by Sylvia Karcz
photography by Alison Dyer
Something seems oddly appropriate about the image of a young Naomie Harris standing in her living room and preaching stories from her children’s Bible. Maybe it’s that certain comforting, cough-drop quality she exudes while speaking, or maybe it’s simply the subtle live-by-my-own-rules attitude she makes so effortlessly appealing and inspiring. Either way it’s pretty clear that in the near future, plenty of people will be listening to what this actress has to say.
To many, Naomie is the person behind unique characters like voodoo priestess Tia Dalma from the Pirates of the Caribbean movies and post-apocalyptic survivor Selena in the thriller, 28 Days Later. Since she began acting at age nine, she has amassed an impressive range of script choices – including roles in Miami Vice with Colin Farrell and Jamie Foxx, Street Kings with Keanu Reeves, and August with Josh Hartnett – proving that she has the talent and drive of which acting greats are made. But what makes Naomie stand apart most of all are the brains that she displays off the screen.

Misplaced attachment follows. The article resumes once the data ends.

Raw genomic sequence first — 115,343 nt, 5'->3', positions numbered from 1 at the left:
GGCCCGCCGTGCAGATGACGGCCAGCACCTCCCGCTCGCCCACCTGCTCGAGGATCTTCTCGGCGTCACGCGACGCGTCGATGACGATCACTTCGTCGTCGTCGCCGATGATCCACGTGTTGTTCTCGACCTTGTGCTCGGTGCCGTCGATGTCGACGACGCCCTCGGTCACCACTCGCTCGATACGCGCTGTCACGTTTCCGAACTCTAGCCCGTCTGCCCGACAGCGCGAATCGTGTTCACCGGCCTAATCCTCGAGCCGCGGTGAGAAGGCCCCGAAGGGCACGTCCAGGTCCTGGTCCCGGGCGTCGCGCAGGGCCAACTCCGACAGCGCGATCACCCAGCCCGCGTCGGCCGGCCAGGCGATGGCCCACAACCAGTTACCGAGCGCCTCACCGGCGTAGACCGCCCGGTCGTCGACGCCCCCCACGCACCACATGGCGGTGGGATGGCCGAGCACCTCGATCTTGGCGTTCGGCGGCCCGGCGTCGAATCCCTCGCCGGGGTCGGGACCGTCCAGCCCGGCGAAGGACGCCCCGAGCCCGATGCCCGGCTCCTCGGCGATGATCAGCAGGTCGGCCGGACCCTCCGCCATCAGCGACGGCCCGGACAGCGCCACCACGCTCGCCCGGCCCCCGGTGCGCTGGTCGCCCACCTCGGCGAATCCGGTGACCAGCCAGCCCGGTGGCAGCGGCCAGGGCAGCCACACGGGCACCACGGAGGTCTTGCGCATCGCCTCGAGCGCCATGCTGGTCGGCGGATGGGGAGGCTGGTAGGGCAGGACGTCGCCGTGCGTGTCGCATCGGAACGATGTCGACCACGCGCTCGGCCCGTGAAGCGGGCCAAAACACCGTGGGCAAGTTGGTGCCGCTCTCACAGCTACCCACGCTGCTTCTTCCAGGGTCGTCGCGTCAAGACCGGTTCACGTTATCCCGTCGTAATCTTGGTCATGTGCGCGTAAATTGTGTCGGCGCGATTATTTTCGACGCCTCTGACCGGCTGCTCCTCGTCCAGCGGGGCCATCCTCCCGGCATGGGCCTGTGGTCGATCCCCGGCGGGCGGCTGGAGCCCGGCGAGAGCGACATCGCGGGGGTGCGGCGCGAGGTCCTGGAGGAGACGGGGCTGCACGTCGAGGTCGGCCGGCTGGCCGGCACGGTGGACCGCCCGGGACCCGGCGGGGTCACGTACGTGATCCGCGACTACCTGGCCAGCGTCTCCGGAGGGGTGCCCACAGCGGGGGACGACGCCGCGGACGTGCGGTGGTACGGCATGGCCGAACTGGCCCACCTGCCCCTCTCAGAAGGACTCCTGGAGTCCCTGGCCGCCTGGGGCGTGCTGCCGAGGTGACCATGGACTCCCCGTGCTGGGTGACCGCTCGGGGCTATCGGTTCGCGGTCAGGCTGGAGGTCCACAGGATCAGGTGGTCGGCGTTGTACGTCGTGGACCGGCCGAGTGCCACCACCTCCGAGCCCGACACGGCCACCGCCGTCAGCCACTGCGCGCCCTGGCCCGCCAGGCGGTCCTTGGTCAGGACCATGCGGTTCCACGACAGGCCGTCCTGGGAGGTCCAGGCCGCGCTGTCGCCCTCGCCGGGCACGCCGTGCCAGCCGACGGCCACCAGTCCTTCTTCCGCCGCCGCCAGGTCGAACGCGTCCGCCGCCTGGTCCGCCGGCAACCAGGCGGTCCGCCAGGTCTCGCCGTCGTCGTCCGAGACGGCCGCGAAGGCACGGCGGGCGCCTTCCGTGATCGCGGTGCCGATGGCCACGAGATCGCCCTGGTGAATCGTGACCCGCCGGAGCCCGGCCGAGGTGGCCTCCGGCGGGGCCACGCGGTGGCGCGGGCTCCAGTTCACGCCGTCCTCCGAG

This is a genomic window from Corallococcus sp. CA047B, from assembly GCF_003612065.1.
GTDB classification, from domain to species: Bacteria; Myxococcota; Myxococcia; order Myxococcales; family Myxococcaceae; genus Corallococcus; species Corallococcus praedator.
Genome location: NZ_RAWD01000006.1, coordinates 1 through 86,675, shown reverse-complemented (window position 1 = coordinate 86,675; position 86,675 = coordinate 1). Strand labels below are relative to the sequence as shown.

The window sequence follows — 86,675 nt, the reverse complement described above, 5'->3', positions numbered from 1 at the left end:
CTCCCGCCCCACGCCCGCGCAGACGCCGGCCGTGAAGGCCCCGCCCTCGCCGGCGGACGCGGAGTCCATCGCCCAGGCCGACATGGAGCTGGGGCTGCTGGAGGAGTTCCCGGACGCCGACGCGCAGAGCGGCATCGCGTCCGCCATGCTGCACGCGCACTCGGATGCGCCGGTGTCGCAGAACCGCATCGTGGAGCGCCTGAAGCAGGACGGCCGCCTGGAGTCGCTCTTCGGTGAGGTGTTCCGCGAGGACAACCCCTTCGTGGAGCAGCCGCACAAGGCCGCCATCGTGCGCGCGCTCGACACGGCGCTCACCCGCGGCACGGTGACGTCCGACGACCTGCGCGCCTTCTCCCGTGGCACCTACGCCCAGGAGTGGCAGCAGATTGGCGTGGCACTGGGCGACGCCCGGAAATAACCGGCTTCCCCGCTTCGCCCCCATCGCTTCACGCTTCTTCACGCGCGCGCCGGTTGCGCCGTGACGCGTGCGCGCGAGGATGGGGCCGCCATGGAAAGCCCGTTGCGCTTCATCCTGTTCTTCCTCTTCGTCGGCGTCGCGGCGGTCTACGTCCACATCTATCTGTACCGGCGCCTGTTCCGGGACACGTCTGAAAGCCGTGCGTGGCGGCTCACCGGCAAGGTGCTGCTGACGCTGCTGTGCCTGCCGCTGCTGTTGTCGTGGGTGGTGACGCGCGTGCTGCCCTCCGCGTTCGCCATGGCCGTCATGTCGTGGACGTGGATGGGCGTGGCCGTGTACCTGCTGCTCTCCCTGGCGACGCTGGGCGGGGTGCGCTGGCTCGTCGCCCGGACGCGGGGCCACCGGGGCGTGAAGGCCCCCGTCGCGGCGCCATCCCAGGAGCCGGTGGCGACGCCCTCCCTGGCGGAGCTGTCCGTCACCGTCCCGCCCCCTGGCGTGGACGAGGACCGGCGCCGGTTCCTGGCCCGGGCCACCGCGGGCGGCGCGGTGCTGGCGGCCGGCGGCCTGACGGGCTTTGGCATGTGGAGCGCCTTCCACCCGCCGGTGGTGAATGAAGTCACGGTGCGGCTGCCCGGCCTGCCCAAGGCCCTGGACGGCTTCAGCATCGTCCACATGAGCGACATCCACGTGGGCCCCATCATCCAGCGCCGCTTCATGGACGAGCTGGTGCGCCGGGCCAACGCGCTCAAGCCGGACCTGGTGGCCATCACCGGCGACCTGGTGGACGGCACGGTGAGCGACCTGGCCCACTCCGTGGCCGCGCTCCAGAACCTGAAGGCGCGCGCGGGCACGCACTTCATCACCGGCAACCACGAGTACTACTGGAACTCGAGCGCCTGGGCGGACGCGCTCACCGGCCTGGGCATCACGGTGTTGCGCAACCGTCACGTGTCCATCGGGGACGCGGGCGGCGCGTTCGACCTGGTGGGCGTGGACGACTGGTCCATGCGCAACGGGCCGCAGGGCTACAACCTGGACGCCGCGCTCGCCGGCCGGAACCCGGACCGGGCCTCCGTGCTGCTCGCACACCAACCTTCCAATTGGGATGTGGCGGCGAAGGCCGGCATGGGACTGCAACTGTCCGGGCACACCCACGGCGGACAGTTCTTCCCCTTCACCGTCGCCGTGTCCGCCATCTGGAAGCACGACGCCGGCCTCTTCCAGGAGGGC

And although her film choices up to this point may label her, to some, as the go-to for the perfect strong and assertive female-type, Naomie is quick to note that she prefers not to be boxed into such a category. “I’m drawn to women who are multi-layered and complex, as we as women are,” she says. “We’re not one-dimensional; we’re not just the sex-object. No woman is ever as simple as that[…] and no one’s just a hero.”
“Everybody has their dark side,” Harris continues. “Everybody also has their light side. Even the worst human being that you can think of, at some moment in time, has shown immense kindness and generosity. We’re just all so complex, and that’s what fascinating to portray.”
Raised by her mother in North London, Harris has known acting was in the stars for her from the start, it seems. She has also, however, had to overcome her share in order to see her name written in those same stars. “My mum had to be the mother and the father to me, the nurturer and the provider,” she says about her single-parent upbringing. “But it did give me an immense amount of respect for women, and I didn’t feel like – I still don’t feel like – you need a man for, really, anything. You can do pretty much everything on your own.”